University School - Hunting Valley
Instructor: Jack Somers
The Scamming of America's Teens
The Scamming of America's Teens
Like most teenagers, I am looking forward to getting a job and enjoying the relative independence that making my own money can grant me. What I dread however, is paying taxes from my future paycheck to fund government endeavors that I have no role in shaping. In America, while teens are taxed the same as adults by the government, they are not afforded the right to choose the officials that set the laws shaping their everyday lives. Teens like me, who plan to work as soon as they are of age, will end up paying years of federal income and payroll tax, not to mention the sales tax we are forced to pay on every purchase. Don't get me wrong; I am not against paying taxes. I am, however, against taxation without representation.
Our great American history is based on the idea of liberty and justice for all. Following the Stamp Act of 1767, James Otis's rallying battle cry of "no taxation without representation" gathered steam, leading to a revolution that was distinguished by American colonists standing up to British tyranny. After the war, representatives from all states agreed on the necessity of a new charter of government, called the Constitution. They then came together to debate about what needed to be included in the new Constitution. One of the articles written in the Constitution stated: "Representatives and direct taxes shall be apportioned among several states." This means that states will be taxed only if they are represented. Following this logic, no individual should pay taxes without representation in government, and yet this hypocrisy and logically inconsistent injustice happens daily.
Some argue that teens should pay taxes by pointing out the ability of their parents to choose elected officials. These arguments ignore the fact that some teens may not agree with their parents' choices and that politicians rarely consider the interests of teens when deciding how to appropriate tax dollars. In addition to federal income tax, most teens must pay federal payroll tax for social security and Medicare, as well as state income tax. What's more, most teens these days are extremely busy, burdened by a heavy course load at schools and vying for a spot in a competitive field of college admissions, all the while trying to work a few hours a week in order to save some money. That is one of the reasons that many are unable to maintain employment year-round and instead choose to get summer jobs. This results in them being hired as seasonal or contracted workers, receiving a 1099 tax form which often carries higher deductions for social security and Medicare than a normal W-2. Given all these factors, it hardly seems fair to take away part of their hard-earned money, rather than allowing them to reinvest that money in themselves or in activities that might help them grow as people or benefit them in their future careers.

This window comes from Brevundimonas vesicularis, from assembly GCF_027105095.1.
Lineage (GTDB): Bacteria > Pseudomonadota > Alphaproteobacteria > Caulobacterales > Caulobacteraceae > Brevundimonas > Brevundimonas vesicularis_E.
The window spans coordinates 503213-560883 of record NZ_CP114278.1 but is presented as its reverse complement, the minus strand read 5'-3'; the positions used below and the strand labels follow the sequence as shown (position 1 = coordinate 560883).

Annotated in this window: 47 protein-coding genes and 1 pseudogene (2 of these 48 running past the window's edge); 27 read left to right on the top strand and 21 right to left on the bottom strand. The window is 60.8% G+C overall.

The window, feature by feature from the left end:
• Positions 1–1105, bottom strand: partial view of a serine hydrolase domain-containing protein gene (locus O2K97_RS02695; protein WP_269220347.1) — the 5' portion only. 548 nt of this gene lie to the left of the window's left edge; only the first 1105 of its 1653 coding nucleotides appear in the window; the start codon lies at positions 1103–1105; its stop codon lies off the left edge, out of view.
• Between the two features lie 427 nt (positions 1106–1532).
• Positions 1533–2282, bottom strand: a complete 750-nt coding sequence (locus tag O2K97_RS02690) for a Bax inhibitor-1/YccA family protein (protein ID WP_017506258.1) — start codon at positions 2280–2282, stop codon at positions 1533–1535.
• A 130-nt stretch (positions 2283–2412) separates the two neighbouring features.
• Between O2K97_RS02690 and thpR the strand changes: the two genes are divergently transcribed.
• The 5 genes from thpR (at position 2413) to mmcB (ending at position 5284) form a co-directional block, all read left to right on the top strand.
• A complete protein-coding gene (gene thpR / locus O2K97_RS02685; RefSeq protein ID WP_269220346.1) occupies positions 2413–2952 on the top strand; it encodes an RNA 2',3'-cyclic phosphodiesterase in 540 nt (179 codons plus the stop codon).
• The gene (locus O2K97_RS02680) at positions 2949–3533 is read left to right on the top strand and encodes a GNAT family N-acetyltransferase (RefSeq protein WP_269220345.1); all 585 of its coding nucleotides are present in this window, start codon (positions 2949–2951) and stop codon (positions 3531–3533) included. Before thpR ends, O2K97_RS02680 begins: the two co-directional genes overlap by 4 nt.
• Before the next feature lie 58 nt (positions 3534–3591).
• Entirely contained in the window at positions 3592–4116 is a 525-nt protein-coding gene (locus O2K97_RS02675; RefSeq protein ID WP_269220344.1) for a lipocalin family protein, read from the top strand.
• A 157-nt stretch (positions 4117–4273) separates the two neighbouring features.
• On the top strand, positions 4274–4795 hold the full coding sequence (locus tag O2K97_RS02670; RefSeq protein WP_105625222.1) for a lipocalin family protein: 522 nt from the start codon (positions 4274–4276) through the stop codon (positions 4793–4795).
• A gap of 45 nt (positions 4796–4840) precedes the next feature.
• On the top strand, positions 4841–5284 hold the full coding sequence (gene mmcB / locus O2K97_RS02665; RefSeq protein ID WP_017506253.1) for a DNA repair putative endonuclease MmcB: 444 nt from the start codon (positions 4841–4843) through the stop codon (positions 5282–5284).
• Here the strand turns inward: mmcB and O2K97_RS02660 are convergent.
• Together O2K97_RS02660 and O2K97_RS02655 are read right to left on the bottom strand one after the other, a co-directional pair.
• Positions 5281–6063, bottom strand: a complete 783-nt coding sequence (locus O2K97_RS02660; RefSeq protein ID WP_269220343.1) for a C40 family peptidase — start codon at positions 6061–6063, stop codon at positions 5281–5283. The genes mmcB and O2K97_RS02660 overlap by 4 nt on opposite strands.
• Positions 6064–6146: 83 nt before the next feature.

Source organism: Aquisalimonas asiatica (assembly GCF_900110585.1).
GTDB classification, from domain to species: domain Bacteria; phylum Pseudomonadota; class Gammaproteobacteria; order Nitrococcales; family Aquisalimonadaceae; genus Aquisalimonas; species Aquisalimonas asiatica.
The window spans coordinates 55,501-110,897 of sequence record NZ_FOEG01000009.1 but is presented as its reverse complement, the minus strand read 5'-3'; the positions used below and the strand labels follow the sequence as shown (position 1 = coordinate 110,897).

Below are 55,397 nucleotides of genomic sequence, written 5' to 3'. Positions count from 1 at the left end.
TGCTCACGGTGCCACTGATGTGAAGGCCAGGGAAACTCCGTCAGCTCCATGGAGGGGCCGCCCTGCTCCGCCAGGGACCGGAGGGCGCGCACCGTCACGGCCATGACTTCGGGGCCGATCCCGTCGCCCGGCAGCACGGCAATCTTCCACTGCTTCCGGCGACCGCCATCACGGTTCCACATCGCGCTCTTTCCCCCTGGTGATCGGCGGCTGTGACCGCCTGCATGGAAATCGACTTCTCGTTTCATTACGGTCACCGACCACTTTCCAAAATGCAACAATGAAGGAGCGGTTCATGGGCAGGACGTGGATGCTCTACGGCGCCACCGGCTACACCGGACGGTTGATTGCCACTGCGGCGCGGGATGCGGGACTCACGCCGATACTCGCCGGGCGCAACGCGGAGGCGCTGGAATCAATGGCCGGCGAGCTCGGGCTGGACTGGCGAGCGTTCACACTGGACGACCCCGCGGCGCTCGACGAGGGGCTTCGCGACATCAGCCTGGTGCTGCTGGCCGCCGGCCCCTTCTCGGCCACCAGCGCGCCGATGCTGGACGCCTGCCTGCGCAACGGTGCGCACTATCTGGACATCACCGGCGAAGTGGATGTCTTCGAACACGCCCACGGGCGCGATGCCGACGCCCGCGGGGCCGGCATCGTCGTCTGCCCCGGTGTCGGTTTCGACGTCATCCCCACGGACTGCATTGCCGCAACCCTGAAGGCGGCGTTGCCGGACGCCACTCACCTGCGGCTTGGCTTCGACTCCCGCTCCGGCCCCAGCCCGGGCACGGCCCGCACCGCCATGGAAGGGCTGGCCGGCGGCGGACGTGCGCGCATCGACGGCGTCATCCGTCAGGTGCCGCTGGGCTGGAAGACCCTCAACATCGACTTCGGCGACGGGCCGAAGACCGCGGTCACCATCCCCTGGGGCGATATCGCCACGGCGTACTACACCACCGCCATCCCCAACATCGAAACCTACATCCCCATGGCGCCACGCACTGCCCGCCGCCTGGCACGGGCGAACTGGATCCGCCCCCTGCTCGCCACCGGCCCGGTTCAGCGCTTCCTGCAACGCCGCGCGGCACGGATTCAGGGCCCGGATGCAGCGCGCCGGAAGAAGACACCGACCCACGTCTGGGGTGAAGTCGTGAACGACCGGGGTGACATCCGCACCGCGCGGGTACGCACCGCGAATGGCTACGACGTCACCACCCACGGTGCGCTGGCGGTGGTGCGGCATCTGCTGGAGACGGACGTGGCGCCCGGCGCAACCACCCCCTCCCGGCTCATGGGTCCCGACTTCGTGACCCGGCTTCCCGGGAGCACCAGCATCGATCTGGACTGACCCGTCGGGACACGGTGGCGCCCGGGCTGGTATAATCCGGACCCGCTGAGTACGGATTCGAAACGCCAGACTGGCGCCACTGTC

Even if teens end up making little money and getting refunds on their paid federal tax, why add to their already busy lives by forcing them into a dreadfully complicated system of filing taxes? Complicating matters, most teens have no idea what the process of tax filing looks like and what is required of them, as many schools tend to teach for success on standardized testing, while ignoring the need for teaching real life skills such as how to manage one's finances or file taxes. These factors add up to unnecessary, sometimes overwhelming stress for teens.
All these circumstances beg the question: why would society burden teens with adult responsibilities while not extending the rights of adults to them? Society shouldn't burden teens with this and there is an easy fix to the problem: allow teens to work tax free. Motivate them to get jobs and contribute to the local economy, which in turn will not only afford them better life experiences, but also help keep them in school, improving life for everyone in their communities.